Looking forward, NGFS will continue to develop and enrich its scenarios to make them more comprehensive, including by adding further sectoral granularity and improving the integration of the suite of models, with the aim to be as relevant as possible for economic and financial analyses. In addition, NGFS will present a number of case studies illustrating the use of scenarios by NGFS members and share key learnings related to the methodology of scenario based risk assessment. NGFS will also keep collaborating with industry to ensure the scenarios are suitable for wider use.
Keywords: International Banking Insurance Securities Climate Change Risk Climate Change Scenarios Net Zero Economy Transition Risk Physical Risk ESG NGFS
Dr. Denton provides industry leadership in the quantification of sustainability issues, climate risk, trade credit and emerging lending risks. His deep foundations in market and credit risk provide critical perspectives on how climate/sustainability risks can be measured, communicated and used to drive commercial opportunities, policy, strategy, and compliance. He supports corporate clients and financial institutions in leveraging Moody’s tools and capabilities to improve decision-making and compliance capabilities, with particular focus on the energy, agriculture and physical commodities industries.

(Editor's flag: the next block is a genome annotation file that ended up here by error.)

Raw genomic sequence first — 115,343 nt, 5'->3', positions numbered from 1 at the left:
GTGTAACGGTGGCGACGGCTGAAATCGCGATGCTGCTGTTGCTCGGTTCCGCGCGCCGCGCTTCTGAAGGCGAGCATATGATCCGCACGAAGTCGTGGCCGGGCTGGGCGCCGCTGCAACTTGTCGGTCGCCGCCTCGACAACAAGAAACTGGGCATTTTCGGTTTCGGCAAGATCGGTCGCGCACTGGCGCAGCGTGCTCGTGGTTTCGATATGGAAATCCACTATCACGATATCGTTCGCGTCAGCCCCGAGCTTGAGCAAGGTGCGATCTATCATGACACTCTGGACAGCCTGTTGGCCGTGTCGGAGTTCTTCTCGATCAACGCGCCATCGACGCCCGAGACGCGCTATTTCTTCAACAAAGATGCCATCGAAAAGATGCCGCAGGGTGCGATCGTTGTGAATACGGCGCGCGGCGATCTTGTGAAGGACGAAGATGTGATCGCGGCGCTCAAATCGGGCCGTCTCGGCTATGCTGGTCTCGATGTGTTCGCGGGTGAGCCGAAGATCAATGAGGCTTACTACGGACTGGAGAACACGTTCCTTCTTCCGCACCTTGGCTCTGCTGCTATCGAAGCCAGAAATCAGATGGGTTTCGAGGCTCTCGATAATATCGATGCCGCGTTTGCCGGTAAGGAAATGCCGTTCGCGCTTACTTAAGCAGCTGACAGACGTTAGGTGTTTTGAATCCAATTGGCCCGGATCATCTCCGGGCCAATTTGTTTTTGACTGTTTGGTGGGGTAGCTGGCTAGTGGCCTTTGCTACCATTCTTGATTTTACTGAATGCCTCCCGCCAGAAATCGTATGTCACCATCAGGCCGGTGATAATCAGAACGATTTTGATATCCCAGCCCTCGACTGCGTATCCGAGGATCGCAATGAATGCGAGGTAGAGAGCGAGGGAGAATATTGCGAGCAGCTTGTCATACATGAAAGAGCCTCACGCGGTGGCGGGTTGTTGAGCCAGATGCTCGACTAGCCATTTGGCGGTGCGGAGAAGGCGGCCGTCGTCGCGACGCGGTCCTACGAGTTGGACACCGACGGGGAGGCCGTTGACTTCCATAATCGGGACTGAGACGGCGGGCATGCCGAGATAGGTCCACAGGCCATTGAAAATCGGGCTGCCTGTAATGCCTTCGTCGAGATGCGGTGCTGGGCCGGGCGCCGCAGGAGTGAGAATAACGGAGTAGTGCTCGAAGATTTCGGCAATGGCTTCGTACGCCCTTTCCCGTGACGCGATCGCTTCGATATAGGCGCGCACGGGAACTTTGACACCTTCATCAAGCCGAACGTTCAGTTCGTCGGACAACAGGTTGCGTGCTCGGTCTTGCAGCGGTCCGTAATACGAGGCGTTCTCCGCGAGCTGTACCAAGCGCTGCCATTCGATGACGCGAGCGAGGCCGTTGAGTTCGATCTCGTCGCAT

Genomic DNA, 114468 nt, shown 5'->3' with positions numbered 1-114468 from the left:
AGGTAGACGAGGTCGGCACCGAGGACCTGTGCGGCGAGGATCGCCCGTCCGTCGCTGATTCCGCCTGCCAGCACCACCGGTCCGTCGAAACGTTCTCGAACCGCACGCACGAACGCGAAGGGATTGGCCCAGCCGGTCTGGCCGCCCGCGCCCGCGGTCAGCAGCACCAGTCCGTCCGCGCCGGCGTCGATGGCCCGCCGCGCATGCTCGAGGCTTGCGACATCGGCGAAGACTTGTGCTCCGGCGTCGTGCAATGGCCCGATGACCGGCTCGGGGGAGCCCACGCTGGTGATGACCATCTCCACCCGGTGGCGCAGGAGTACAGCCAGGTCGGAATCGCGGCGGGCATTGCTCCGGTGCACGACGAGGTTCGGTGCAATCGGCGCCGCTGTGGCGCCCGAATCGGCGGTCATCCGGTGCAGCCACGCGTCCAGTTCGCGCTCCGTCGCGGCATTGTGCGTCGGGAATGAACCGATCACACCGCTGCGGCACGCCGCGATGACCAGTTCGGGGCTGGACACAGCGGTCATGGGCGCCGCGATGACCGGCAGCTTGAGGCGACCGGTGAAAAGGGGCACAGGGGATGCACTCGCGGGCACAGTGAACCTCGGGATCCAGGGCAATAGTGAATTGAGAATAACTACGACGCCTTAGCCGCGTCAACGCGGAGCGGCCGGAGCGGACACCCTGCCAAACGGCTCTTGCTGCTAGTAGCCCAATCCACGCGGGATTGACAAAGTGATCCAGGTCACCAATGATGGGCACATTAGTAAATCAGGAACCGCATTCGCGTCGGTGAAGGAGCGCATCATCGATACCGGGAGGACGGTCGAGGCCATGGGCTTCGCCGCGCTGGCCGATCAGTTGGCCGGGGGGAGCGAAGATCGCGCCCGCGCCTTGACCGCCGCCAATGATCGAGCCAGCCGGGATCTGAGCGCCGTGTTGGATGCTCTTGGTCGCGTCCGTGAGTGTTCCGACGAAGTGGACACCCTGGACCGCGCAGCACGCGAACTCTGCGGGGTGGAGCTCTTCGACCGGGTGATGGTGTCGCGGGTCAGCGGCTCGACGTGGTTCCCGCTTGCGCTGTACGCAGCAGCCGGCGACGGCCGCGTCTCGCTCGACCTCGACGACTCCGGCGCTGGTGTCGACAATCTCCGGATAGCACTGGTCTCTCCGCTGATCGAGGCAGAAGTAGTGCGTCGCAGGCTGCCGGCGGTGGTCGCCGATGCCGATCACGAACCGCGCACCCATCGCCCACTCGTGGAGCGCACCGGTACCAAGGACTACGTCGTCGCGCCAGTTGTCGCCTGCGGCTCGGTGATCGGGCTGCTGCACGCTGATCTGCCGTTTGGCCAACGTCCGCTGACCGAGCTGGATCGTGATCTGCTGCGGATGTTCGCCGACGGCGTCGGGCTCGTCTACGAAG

The Board of Governors of the Federal Reserve System (FED) adopted the final rule on Adjustable Interest Rate (LIBOR) Act.
The European Central Bank (ECB) published an updated list of supervised entities, a report on the supervision of less significant institutions (LSIs), a statement on macro-prudential policy.
The Hong Kong Monetary Authority (HKMA) published a circular on the prudential treatment of crypto-asset exposures, an update on the status of transition to new interest rate benchmarks.
The European Commission (EC) adopted the standards addressing supervisory reporting of risk concentrations and intra-group transactions, benchmarking of internal approaches, and authorization of credit institutions.
The China Banking and Insurance Regulatory Commission (CBIRC) issued rules to manage the risk of off-balance sheet business of commercial banks and rules on corporate governance of financial institutions.
The Hong Kong Monetary Authority (HKMA) made announcements to address sustainability issues in the financial sector.
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The General Board of the European Systemic Risk Board (ESRB), at its December meeting, issued an updated risk assessment via the quarterly risk dashboard and held discussions on key policy priorities to address the systemic risks in the European Union.
The Financial Conduct Authority (FCA) is seeking comments, until December 21, 2022, on the draft guidance for firms to support existing mortgage borrowers.
The Financial Stability Board (FSB) published a report that assesses progress on the transition from the Interbank Offered Rates, or IBORs, to overnight risk-free rates as well as a report that assesses global trends in the non-bank financial intermediation (NBFI) sector.